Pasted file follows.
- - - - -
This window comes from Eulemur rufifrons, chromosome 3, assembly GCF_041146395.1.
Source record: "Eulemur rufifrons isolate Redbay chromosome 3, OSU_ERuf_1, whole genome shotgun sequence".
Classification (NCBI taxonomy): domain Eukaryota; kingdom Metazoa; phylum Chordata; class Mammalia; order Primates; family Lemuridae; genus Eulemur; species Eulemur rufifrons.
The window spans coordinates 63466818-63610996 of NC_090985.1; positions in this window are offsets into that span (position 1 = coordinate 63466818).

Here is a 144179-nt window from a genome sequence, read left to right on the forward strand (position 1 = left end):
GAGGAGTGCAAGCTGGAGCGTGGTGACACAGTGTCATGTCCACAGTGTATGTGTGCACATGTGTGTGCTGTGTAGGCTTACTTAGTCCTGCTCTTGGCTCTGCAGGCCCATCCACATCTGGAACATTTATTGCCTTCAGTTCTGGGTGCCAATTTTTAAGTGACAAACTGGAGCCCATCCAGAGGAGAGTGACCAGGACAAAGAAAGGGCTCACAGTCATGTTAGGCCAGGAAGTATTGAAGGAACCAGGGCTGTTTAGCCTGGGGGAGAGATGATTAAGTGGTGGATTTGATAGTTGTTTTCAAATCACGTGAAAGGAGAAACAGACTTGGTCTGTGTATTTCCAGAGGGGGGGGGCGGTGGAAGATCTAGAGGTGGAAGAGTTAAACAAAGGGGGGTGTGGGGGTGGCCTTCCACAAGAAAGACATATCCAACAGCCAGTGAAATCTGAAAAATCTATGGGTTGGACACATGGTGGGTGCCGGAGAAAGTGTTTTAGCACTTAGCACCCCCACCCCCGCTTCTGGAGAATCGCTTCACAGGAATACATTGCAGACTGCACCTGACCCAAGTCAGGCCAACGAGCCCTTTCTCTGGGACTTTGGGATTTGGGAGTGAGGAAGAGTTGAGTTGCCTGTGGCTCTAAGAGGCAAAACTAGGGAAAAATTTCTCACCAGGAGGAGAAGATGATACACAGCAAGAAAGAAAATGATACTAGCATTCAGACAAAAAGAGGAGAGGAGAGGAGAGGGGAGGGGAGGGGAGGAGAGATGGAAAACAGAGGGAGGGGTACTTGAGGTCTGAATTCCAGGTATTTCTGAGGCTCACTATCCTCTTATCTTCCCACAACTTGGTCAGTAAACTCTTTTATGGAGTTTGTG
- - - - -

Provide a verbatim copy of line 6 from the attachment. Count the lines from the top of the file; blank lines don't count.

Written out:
GAGGAGTGCAAGCTGGAGCGTGGTGACACAGTGTCATGTCCACAGTGTATGTGTGCACATGTGTGTGCTGTGTAGGCTTACTTAGTCCTGCTCTTGGCTCTGCAGGCCCATCCACATCTGGAACATTTATTGCCTTCAGTTCTGGGTGCCAATTTTTAAGTGACAAACTGGAGCCCATCCAGAGGAGAGTGACCAGGACAAAGAAAGGGCTCACAGTCATGTTAGGCCAGGAAGTATTGAAGGAACCAGGGCTGTTTAGCCTGGGGGAGAGATGATTAAGTGGTGGATTTGATAGTTGTTTTCAAATCACGTGAAAGGAGAAACAGACTTGGTCTGTGTATTTCCAGAGGGGGGGGGCGGTGGAAGATCTAGAGGTGGAAGAGTTAAACAAAGGGGGGTGTGGGGGTGGCCTTCCACAAGAAAGACATATCCAACAGCCAGTGAAATCTGAAAAATCTATGGGTTGGACACATGGTGGGTGCCGGAGAAAGTGTTTTAGCACTTAGCACCCCCACCCCCGCTTCTGGAGAATCGCTTCACAGGAATACATTGCAGACTGCACCTGACCCAAGTCAGGCCAACGAGCCCTTTCTCTGGGACTTTGGGATTTGGGAGTGAGGAAGAGTTGAGTTGCCTGTGGCTCTAAGAGGCAAAACTAGGGAAAAATTTCTCACCAGGAGGAGAAGATGATACACAGCAAGAAAGAAAATGATACTAGCATTCAGACAAAAAGAGGAGAGGAGAGGAGAGGGGAGGGGAGGGGAGGAGAGATGGAAAACAGAGGGAGGGGTACTTGAGGTCTGAATTCCAGGTATTTCTGAGGCTCACTATCCTCTTATCTTCCCACAACTTGGTCAGTAAACTCTTTTATGGAGTTTGTG